Abu Khaled had lived in the Lebanese town of Miziara for almost 20 years until a woman’s suspected murder by a Syrian refugee led to his expulsion alongside several hundred other Syrians.
“They gave us notice to evict at 2 a.m.,” said Abu Khaled, standing outside a bare building in a nearby village with some of his 13-strong family, who were all forced to leave on the orders of the local authorities.
“I don’t know how we left – we carried our stuff on the road and then found this warehouse and we put ourselves here,” he told Reuters.
More than six years into the Syrian war, 1.5 million Syrians account for one quarter of Lebanon’s population. But patience is wearing thin with their presence and the strain it has placed on local resources.
The Lebanese army has previously carried out evictions of Syrian refugees, citing security concerns.
At the local level, ill feeling has surfaced intermittently in recent years, with councils imposing curfews, telling Lebanese not to rent houses to Syrians, or outright asking them to leave an area.
The Miziara council went a step further by using trucks to move people out, said George Ghali, programs manager at the Lebanese rights group ALEF.
The decision was prompted by last week’s arrest of a Syrian man for the murder of 26-year-old Rayya Chidiac in Miziara, a wealthy Christian town in north Lebanon.
Chidiac had been found dead in a relative’s home on Sept. 22 showing signs of bruising, strangling and sexual assault, security forces said.
The refugee, in his 20s, had worked as the building’s caretaker, and confessed to her murder.
“THEY ARE DEVOURING US”
While the crime shocked Syrians and Lebanese alike, the locals said they must protect their own and could no longer risk living alongside Syrians.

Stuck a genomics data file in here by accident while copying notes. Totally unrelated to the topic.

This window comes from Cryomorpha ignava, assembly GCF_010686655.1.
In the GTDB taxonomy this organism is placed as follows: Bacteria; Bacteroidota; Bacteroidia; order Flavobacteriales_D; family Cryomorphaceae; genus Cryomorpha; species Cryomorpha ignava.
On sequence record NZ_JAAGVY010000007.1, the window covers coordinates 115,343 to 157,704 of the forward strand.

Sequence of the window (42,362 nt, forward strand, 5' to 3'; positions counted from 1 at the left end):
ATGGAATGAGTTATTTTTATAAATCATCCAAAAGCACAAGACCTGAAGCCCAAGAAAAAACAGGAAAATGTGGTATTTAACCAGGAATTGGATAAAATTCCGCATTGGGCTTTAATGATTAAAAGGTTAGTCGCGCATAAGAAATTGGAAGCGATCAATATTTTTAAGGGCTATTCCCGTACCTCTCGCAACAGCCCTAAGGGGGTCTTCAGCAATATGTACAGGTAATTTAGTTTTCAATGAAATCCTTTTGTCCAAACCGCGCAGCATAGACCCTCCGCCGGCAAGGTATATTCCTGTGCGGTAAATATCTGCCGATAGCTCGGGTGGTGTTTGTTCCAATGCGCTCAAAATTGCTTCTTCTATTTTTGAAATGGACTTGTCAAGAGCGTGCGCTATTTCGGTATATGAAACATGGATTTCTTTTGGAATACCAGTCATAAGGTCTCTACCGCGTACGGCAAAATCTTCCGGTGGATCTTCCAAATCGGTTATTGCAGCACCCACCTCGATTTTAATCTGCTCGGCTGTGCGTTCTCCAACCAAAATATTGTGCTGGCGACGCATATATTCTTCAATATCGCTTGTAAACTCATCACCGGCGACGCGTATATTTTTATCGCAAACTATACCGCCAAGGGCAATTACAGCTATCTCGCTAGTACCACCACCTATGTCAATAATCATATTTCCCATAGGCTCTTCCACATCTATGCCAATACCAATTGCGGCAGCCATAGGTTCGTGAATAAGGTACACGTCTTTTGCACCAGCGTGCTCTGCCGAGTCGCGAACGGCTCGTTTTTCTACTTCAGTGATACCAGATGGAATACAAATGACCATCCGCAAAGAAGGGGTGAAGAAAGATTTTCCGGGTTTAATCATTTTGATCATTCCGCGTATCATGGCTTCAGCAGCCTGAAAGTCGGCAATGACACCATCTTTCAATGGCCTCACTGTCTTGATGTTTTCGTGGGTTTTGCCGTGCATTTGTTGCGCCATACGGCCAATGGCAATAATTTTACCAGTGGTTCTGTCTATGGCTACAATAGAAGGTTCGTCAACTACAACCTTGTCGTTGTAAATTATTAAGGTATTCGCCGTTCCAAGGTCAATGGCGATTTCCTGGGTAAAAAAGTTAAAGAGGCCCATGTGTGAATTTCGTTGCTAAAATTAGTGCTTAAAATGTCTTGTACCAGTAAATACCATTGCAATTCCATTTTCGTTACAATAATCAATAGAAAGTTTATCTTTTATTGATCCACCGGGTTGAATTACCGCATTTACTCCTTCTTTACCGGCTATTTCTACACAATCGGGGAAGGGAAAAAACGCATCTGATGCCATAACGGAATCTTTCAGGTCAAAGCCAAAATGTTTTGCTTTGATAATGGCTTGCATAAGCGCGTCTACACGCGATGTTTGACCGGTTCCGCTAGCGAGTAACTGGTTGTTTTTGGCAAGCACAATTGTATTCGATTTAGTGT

“We are giving them food and they are devouring us. We cannot welcome them here any more,” priest Yousef Faddoul told Reuters. “Let them set up tents for them elsewhere.”
But the Syrians say they are being punished collectively for one man’s crime.
“If I don’t go back to my work, what can I do? In my country there is a war … two days ago, a rocket exploded near my house,” said Sobhi Razzouk, a Syrian from Idlib who had worked in Miziara for 15 years before being expelled. Like Abu Khaled, he was joined in Lebanon by his family after the war began.
“We condemn this horrific act … but the way we were expelled – we never expected this.”
In response to questions from Reuters, the United Nations’ refugee agency UNHCR called for “restraint from collective reprisals against refugees”, and said it was in touch with local authorities and refugee families.
Miziara’s municipal authority said on its Facebook page that Syrians could now only be in town during daytime working hours – if they had work permits. Landlords can only rent accommodation to those with residency permits.
Another post from the municipality encouraged Miziara landlords and those who sponsor Syrians to evict them or annul their guarantees.
“We support evicting Syrians in a legal way and evicting all those who break the law and anyone who has no business being in Miziara,” said Maroun Dina, the head of the municipal council, said.
“This is a problem across Lebanon. If the government doesn’t take the necessary steps then the public will and I cannot control the public,” Dina said.
Many Syrians in Lebanon live in a precarious legal situation, with proper residency and work documentation expensive and hard to obtain.
Lebanon has resisted the establishment of organized refugee camps for Syrians, fearing a repeat of its experience with around half a million Palestinians, most still living in refugee camps set up after the creation of Israel almost 70 years ago.
That has left Syrians scattered across the country in tented settlements or urban areas – without any clear definition of their rights, and at the mercy of local authorities.
Their long-term presence is a particularly sensitive issue for Lebanon, where the addition of so many predominantly Sunni Muslim Syrians would upset the delicate sectarian balance with Christians, Shi‘ite Muslims and other groups.
As the Syrian government regains control of more Syrian territory, calls have increased in Lebanon for Syrians to return home, although Prime Minister Saad al-Hariri has said there can be no forced return.
Last week, the north Lebanese town of Bsharri cited Chidiac’s death as a reason to clamp down on Syrians, saying the situation in Syria had improved to the point where they no longer needed to be in Lebanon.
It issued a statement saying Syrians must not gather in public squares, must not go out after 6 p.m., and would be barred from renting properties in the area from Nov. 15.